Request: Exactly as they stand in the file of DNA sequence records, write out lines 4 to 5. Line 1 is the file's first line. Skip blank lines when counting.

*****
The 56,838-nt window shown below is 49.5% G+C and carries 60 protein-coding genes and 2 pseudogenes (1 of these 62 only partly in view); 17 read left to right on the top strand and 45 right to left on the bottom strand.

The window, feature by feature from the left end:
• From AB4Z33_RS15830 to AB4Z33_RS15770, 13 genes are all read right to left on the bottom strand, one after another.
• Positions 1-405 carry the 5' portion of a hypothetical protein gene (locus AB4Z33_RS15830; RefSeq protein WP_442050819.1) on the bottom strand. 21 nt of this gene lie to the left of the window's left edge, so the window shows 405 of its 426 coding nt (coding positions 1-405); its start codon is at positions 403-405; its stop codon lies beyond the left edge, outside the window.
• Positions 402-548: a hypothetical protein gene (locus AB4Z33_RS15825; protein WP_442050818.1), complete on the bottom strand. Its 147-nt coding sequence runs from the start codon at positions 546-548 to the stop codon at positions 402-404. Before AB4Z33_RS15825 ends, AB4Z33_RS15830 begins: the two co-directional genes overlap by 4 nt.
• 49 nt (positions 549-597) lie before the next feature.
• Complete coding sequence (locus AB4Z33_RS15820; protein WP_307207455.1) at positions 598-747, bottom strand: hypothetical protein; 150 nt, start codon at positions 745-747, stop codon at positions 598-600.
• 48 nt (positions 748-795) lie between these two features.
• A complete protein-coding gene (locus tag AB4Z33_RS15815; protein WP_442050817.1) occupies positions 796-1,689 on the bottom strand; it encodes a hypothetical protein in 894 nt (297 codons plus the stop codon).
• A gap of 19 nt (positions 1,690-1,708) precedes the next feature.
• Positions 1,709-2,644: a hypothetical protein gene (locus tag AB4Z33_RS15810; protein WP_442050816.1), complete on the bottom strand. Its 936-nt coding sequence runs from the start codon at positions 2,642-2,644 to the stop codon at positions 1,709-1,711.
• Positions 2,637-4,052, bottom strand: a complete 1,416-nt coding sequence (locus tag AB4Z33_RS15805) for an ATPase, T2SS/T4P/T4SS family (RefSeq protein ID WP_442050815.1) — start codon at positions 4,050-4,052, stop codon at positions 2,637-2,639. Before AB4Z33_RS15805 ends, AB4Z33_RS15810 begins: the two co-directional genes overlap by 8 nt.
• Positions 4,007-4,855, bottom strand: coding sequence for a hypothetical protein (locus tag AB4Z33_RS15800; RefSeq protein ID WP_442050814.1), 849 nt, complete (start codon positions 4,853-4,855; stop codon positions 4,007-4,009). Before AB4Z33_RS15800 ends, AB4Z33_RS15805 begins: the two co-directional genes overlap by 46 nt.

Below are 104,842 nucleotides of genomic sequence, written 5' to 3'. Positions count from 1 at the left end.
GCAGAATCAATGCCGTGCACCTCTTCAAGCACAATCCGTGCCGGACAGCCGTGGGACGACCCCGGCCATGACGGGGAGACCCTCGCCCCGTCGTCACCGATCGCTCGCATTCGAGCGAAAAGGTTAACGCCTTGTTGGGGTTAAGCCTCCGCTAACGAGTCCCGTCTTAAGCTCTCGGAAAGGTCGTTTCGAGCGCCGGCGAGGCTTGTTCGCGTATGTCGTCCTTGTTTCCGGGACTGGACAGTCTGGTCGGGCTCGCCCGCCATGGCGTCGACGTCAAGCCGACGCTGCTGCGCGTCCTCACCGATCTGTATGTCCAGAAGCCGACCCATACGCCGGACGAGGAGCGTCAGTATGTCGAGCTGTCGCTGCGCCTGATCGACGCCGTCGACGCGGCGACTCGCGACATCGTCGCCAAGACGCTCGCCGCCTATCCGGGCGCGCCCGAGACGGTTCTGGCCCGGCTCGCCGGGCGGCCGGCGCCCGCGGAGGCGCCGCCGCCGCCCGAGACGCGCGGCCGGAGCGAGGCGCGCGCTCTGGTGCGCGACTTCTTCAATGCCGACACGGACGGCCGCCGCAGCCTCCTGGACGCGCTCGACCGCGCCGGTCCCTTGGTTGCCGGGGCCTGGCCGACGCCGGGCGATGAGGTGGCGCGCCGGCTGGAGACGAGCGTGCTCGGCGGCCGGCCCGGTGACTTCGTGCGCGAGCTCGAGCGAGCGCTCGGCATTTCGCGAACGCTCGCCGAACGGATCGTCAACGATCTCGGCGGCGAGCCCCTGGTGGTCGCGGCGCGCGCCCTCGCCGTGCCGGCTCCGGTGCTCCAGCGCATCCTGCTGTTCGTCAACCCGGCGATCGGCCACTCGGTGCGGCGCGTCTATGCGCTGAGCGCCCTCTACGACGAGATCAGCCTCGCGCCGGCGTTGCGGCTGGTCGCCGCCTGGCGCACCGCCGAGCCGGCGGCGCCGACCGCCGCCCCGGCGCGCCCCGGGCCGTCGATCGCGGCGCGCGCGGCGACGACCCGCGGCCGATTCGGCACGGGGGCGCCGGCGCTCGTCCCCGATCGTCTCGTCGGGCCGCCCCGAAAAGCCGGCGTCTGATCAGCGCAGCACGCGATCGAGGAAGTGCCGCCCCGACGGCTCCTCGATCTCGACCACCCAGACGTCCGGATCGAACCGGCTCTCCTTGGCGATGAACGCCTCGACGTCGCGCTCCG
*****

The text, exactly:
• Positions 1-405 carry the 5' portion of a hypothetical protein gene (locus AB4Z33_RS15830; RefSeq protein WP_442050819.1) on the bottom strand. 21 nt of this gene lie to the left of the window's left edge, so the window shows 405 of its 426 coding nt (coding positions 1-405); its start codon is at positions 403-405; its stop codon lies beyond the left edge, outside the window.
• Positions 402-548: a hypothetical protein gene (locus AB4Z33_RS15825; protein WP_442050818.1), complete on the bottom strand. Its 147-nt coding sequence runs from the start codon at positions 546-548 to the stop codon at positions 402-404. Before AB4Z33_RS15825 ends, AB4Z33_RS15830 begins: the two co-directional genes overlap by 4 nt.